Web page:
Kingsley AmisÆs 1953 novel Lucky Jim is a book meant to make us laugh at the absurdities of many of the people that we make while at the same time assuring us that there the small and downtrodden can come out ahead. In this novel, he tells a tale that we all want to hear, which is that sometimes the good guys win just because they are the good guys.
Amis, born in 1922, has made his focus as a novelist the creation of a humorous but highly critical look at British society, especially in the period following the end of World War II in 1945. Born in London, England, he was educated at Saint John's College, at the University of Oxford and his first novel and the subject of this paper, Lucky Jim was a bitingly satirical story of an unheroic young college instructor.
The book influenced a group of British playwrights and novelists who were known as the Angry Young Men because of their rebellious and critical attitude toward postwar British society. Amis would take up the same themes and the angry tone in the 1955 That Uncertain Feeling and Take a Girl Like You, published five years later. His later books have actually been somewhat gentler, such as the 1986 The Old Devils, a humorous look at middle-class Welsh people and the 1990 The Folks That Live on the Hill, a satirical portrayal of middle age, retirement, and quirky family life. But in Lucky Jim the face that Amis turns to his readers is angry and defiant, although this is a defiance marked by a lack of cynicism, and the in-the-end-truly-heroic Dixon triumphs above the less than worthy people in his world.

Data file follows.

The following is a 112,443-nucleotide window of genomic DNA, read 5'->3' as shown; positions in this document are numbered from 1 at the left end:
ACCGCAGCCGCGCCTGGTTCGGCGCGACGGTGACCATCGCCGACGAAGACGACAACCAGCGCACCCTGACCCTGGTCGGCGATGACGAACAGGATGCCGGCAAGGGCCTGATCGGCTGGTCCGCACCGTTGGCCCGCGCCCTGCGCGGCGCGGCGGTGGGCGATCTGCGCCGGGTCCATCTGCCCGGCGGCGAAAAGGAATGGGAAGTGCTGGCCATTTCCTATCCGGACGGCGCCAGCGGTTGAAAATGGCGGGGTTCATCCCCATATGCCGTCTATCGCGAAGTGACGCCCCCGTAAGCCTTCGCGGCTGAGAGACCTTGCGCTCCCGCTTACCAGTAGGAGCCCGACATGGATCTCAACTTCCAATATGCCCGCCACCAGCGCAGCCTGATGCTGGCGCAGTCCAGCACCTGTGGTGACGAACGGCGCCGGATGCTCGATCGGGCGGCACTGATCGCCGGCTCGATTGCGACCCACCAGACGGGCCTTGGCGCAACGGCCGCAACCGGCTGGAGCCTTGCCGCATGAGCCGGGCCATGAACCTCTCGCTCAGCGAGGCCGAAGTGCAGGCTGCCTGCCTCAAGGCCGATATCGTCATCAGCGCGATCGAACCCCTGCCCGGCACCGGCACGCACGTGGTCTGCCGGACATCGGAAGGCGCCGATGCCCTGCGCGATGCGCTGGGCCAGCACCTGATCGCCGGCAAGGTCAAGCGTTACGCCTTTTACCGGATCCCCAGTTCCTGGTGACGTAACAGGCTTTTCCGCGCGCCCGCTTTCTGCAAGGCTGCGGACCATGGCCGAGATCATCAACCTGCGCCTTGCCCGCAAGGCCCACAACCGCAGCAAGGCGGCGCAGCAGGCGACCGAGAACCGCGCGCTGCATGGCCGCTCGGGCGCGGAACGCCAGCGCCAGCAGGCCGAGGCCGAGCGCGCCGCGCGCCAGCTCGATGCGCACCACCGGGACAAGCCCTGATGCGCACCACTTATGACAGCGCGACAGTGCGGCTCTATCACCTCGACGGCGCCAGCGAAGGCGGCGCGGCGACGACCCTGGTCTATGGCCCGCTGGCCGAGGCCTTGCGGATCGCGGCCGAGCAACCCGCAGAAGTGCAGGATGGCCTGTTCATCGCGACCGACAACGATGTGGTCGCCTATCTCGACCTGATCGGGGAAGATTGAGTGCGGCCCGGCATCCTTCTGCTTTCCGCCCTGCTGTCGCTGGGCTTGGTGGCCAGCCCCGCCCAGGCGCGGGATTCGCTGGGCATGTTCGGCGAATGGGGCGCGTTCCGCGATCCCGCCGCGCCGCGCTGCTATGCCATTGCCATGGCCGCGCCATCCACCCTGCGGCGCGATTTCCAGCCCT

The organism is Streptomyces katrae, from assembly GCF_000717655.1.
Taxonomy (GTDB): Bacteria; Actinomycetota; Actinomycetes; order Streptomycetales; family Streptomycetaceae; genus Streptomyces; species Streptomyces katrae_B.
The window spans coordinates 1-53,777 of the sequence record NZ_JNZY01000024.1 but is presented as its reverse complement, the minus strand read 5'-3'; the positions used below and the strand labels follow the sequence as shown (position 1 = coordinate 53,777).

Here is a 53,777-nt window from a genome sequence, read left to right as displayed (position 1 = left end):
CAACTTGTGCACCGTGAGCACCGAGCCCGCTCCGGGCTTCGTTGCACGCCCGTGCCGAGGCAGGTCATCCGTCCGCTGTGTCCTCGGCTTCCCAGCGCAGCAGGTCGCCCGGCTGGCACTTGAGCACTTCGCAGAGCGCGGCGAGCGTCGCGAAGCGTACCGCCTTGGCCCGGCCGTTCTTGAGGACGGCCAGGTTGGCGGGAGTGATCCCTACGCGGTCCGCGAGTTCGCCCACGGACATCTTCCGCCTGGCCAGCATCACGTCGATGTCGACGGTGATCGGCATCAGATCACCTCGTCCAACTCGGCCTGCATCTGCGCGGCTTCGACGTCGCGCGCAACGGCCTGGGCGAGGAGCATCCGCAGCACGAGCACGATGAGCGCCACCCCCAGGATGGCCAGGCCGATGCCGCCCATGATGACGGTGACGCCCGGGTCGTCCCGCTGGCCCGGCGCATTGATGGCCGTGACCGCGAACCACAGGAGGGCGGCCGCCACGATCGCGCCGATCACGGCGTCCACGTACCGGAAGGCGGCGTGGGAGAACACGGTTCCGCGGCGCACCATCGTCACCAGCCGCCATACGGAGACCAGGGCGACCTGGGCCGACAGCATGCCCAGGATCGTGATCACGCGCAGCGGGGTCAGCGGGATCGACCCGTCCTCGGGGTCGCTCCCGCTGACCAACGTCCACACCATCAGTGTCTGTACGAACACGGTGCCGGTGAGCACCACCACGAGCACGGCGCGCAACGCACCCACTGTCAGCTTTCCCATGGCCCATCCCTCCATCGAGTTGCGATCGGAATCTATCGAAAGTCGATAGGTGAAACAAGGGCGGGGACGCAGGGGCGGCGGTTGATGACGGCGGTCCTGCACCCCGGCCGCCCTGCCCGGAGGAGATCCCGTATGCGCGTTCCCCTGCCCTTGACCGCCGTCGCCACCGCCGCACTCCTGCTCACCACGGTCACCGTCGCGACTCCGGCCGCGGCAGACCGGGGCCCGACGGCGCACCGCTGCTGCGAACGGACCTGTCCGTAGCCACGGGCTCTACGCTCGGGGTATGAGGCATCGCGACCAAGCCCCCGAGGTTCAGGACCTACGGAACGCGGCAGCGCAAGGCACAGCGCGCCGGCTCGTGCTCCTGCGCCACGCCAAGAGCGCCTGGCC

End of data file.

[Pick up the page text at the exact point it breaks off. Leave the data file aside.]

The book, in addition to being an indictment of the British academic system of a certain era (although one does wonder, perhaps as a reflection of AmisÆs own cynicism, how much it might actually have changed in the intervening decades) is also an affirmation of learning.
One of AmisÆs redeeming skills as a writer is that he is funny. Not in the way that movies, for exa...